This week marks the 80th anniversary of the first time a group of American soldiers engaged in combat in the WWII. But this first fight has a peculiarity: It was not with the insignia of the American armed forces on the chest, but fighting for China in its war against Japan. The group called itself the American Volunteer Group (AVG, for its acronym in English) until the press baptized them The Flying Tigers, and they had come to the Asian giant as contractors to assist its relatively weak troops.
The group participated in combat for seven months, but that time was enough to make its mark in the history books thanks to its shocking victories against a better prepared and equipped air force such as the Japanese. Victories that came at a time when the Imperial forces seemed unbeatable and provided some hope not only for the Chinese who witnessed the battles firsthand but also for the citizens of U.S who learned how the war was progressing from the other side of the world. Larry Jobe, president of the Historical Organization of the Flying Tigers, he stated in a note to the middle NPR that “AVGs were a bright spot in history when everything was bleak and black, and they have received a lot of recognition for it.”.
In 1937 China was immersed in a civil war between the Chiang Kai-Shek Nationalists and the communist forcesBut both groups stopped fighting and put aside their differences to focus on the looming Japanese threat. Thus, in July of that year, the chinese japanese war. But the Chinese military had little to do with the Japanese bombers, so they had to find outside help. This is how it appears on the scene Claire Lee Chennault.
Chennault was an aviator, instructor and strategist who had had to retire from the Air Force for health problems and problems with his superiors. His retirement was also in 1937, when he was only 43 years old. But he quickly got a very tempting job offer: to go and analyze the combat capacity of the Chinese fleet in exchange for a good sum of money. But when he arrived in the country, he found a surprise: the conditions of the vehicles were not what he had been told about. “Chiang Kai-shek thought he had 500 planes“, he says NPR Nell Chennault Calloway a, who is Chennault’s granddaughter and CEO of the Chennault Aviation and Military Museum, “And Chennault said to him: ‘You have 500, but there are only 91 that fly‘. That’s how backward they were in aviation. “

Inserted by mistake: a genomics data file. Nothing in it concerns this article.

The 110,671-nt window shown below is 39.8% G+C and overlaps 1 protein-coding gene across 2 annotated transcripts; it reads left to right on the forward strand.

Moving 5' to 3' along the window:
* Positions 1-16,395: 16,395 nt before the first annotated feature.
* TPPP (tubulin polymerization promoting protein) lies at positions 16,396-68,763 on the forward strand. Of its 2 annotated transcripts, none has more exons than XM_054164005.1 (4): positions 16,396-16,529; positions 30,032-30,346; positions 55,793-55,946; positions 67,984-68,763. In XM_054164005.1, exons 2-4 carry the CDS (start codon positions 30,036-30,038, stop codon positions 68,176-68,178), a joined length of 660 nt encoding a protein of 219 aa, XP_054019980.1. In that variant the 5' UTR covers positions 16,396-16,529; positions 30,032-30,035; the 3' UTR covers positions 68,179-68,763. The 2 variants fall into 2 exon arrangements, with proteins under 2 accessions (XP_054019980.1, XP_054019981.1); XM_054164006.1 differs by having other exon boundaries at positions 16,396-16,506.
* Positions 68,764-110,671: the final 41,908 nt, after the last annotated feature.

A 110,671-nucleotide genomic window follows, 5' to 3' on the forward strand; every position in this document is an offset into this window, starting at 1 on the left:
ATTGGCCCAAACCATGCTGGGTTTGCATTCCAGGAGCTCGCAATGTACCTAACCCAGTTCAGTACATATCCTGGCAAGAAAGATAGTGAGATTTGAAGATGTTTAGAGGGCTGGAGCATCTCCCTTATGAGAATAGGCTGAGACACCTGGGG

In agreement with their initial work and pressured by the official declaration that started the war with Japan, the Chinese government hired him as an advisor to the armed forces and Chennault became the head of the armed force. By 1940, the lack of airplanes was such that the government had to go and ask for help from U.S, who had to Franklin Delano Roosevelt as president. Although the United States had not been officially involved in the war conflict yet, it was concerned about the Japanese advances and feared what its possible victory over China would mean for the future international scene. That is why Chennault was authorized to travel back to America and an agreement was reached for China to buy 100 Curtiss P-40 fighter jets.
Regarding the personnel who would operate the vehicles, Chennault had to dispatch recruiters to US bases as the Chinese pilots were not sufficiently trained to carry out the task. This is how dozens of pilots and military personnel resigned from their posts, with the government’s backing, and went to China to provide their services under private contracts. “By using Chinese funds to buy the planes and supplies and pay the salaries of the proposed crews, the US government was able to maintain a facade of neutrality, while helping China against the Japanese.”Explains the book published by the Air Force“The Flying Tigers”.
The recruitment was a success because the pilots and mechanics were offered salaries much higher than those they received working directly for the army. And that’s how it was in mid-1941 99 pilots and 200 operators traveled to China to begin their new tasks. One of the pilots, Gregory “Pappy” Boyington, declared in the 1980s to the magazine Aviation History that “I resigned my commission and took the job with AVG in September 1941, as the rank was slow to come and I needed the money. … And with an ex-wife, three kids, debt, and my lifestyle, I really needed the job”.